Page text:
On May 25, 2011, Sally Stalcup, the MSP Regional Coordinator for Region VI of CMS, issued a “handout” in response to recurring questions her office has received, particularly surrounding whether an MSA is required. The handout is Ms. Stalcup’s attempt to provide clarification on several issues including the use of MSAs in liability settlements. For a copy of the handout, click here. Let us examine the handout’s key sections.
As an initial matter, Ms. Stalcup’s handout is simply her opinion, as a Regional Administrator for CMS in Oklahoma, Texas, New Mexico, Louisiana, and Arkansas. It is not meant to replace any laws or regulations and should not be considered a CMS official statement of policy.
Ms. Stalcup, right off the bat, provides two key points. First, that “The law does not require a ‘set-aside’ in any situation.” Second, that the CMS “method of choice” is the set-aside, and the agency feels it “provides the best protection for the program and the Medicare beneficiary.”
To the extent that some individuals believe MSAs are “required by law,” Ms. Stalcup’s first two points should clear up this confusion. However, what is less clear, and discussed in two and half pages of a three-page handout, is how concerned parties should protect their interests in attempting to obtain approval that a settlement has, in fact, sufficiently protected Medicare’s interest. Unfortunately, the answer to this question is not provided.
Ms. Stalcup’s handout does acknowledge that under existing law Medicare shall not be billed for future services until settlement funds are exhausted by payments to providers for services that would otherwise be covered and reimbursed by Medicare.
If a set-aside of some kind is not used, how would a claimant’s future Medicare benefits be protected from some future claim challenging the use of these funds? This is not answered, and as Ms. Stalcup suggests, there is no statutory solution to this question. If the parties attempt to set-aside funds for future Medicare benefits, but arbitrarily designate a specific amount to be set-aside, then what analysis would CMS use to determine if this Medicare’s interests have been met? CMS has not opined on this issue either.
Ms. Stalcup further mentions that Medicare payment for services is precluded to the extent that payment has been made or can reasonably be expected to be made promptly under workers’ compensation and liability insurance. She highlights upon the word “reasonably expected” by stating that, “Anytime a settlement, judgment, or award provides funds for future medical services, it can reasonably be expected that those monies are available to pay for future services related to what was claimed and/or released in the settlement, judgment, or award.” This statement appears to be a reference to CMS’ policy concerning a primary payer’s payments made on potentially disputed claims and the CMS position that once payment is made, the primary payer assumes continual payment responsibility even if it is later determined that the payer is not legally responsible for such payment.
Reviewing Ms. Stalcup’s discussion of liability MSAs she states that, “There is no formal CMS review process in the liability arena as there is for Worker[s]’ Compensation. However, CMS does expect the funds to be exhausted on otherwise Medicare covered and otherwise reimbursable services related to what was claimed and/or released before Medicare is ever billed. CMS review is decided on a case by case basis.”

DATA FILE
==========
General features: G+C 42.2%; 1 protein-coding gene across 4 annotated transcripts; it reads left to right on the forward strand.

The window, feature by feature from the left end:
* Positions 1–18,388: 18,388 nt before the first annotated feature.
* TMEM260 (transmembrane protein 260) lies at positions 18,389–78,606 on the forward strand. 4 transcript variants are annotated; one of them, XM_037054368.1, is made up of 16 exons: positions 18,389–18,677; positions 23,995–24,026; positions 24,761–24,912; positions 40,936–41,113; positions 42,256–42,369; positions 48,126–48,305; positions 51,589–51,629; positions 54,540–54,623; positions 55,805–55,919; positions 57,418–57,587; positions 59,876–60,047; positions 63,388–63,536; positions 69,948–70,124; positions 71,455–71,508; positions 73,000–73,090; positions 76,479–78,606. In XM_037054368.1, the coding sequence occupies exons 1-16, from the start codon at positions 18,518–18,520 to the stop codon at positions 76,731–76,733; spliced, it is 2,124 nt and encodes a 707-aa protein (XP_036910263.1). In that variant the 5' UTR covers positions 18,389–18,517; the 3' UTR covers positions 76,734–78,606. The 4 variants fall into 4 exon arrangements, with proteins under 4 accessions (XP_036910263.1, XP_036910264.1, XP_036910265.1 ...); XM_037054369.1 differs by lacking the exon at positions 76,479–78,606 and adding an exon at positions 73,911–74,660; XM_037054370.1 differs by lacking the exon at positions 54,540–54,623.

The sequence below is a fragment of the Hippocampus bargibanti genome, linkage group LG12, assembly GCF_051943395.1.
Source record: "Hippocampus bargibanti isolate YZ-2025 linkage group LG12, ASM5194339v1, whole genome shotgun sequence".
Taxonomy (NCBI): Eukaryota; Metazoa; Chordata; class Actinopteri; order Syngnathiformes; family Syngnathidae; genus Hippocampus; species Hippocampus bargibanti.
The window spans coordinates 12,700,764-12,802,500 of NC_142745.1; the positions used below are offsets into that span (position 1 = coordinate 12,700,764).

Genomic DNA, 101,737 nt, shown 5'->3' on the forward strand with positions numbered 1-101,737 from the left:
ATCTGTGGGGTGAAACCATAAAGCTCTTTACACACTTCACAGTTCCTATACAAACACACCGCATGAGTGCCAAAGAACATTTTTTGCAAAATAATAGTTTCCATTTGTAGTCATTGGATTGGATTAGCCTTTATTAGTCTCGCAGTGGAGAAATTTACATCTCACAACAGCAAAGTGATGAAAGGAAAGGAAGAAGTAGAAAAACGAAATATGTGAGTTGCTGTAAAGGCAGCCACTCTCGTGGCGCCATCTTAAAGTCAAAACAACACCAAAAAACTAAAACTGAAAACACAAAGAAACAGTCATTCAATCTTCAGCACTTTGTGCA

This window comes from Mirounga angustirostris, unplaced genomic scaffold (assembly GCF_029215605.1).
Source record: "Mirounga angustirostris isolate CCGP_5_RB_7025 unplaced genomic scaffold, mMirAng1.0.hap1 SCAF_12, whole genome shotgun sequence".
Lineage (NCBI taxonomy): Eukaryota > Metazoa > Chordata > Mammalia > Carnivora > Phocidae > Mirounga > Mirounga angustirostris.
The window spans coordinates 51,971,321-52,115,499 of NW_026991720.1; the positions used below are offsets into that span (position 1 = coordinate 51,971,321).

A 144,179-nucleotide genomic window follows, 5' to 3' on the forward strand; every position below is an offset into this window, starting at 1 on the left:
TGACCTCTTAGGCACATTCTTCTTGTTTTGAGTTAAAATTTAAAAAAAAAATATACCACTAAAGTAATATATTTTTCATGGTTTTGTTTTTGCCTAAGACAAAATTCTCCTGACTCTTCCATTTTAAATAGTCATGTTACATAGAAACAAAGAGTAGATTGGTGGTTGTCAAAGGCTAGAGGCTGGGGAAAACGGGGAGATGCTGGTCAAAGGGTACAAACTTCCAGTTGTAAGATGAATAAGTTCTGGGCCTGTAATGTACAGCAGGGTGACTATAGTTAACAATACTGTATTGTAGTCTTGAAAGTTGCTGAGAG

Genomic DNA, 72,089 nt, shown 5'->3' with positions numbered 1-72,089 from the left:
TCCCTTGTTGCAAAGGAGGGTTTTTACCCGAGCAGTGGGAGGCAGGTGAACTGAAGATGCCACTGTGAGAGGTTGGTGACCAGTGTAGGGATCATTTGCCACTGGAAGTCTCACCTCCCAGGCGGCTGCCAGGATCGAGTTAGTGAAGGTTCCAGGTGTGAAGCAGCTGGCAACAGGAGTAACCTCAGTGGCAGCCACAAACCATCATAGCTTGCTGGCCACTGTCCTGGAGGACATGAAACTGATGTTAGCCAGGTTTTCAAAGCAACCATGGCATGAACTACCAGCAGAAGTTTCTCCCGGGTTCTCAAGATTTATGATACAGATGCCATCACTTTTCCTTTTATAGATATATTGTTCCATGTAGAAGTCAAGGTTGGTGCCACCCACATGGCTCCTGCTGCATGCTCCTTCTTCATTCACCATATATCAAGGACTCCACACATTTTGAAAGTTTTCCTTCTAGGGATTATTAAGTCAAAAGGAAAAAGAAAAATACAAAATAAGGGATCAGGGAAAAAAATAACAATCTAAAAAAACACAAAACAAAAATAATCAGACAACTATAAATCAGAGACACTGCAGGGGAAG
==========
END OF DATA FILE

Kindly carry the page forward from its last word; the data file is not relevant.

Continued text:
In essence, what Ms. Stalcup is saying is that a liability MSA is not required, but as stated previously, if one is not established in a settlement that forecloses future medicals, Medicare will require the entire settlement amount to be exhausted before Medicare will pay for any expenses related to the injury. This is something we have known all along as well; yet the liability industry remains resistant to accepting the fact that jeopardizing a plaintiff’s Medicare benefits by not providing an MSA could result in a malpractice lawsuit against the plaintiff’s attorney or perhaps a bad faith action against the carrier.
Ms. Stalcup states that with each settlement, “Each attorney is going to have to decide, based on the specific facts of each of their cases, whether or not there is funding for future medicals and if so, a need to protect the Trust Funds.” Unfortunately, it is not quite that simple in reality. The parties to a settlement might not elect to establish an MSA, and will include statements to the plaintiff within the settlement documents surrounding the repercussions of not establishing an MSA, but does the plaintiff really understand that they will have to spend their entire settlement before they will get Medicare coverage related to their injury again? Do they really understand that their Medicare benefits will be cut off? On the other hand, if the parties to a settlement include an MSA as part of their settlement, and the cost of future medicals exceeds the settlement amount, what are the parties to do then? CMS has not provided guidance on this issue, nor provided a framework for which MSAs would work from a practical standpoint in liability settlements.
In summary, while the handout leaves many questions unanswered, the industry is appreciative of some guidance from Ms. Stalcup and hopes to see more communications from CMS that address the industry’s concerns.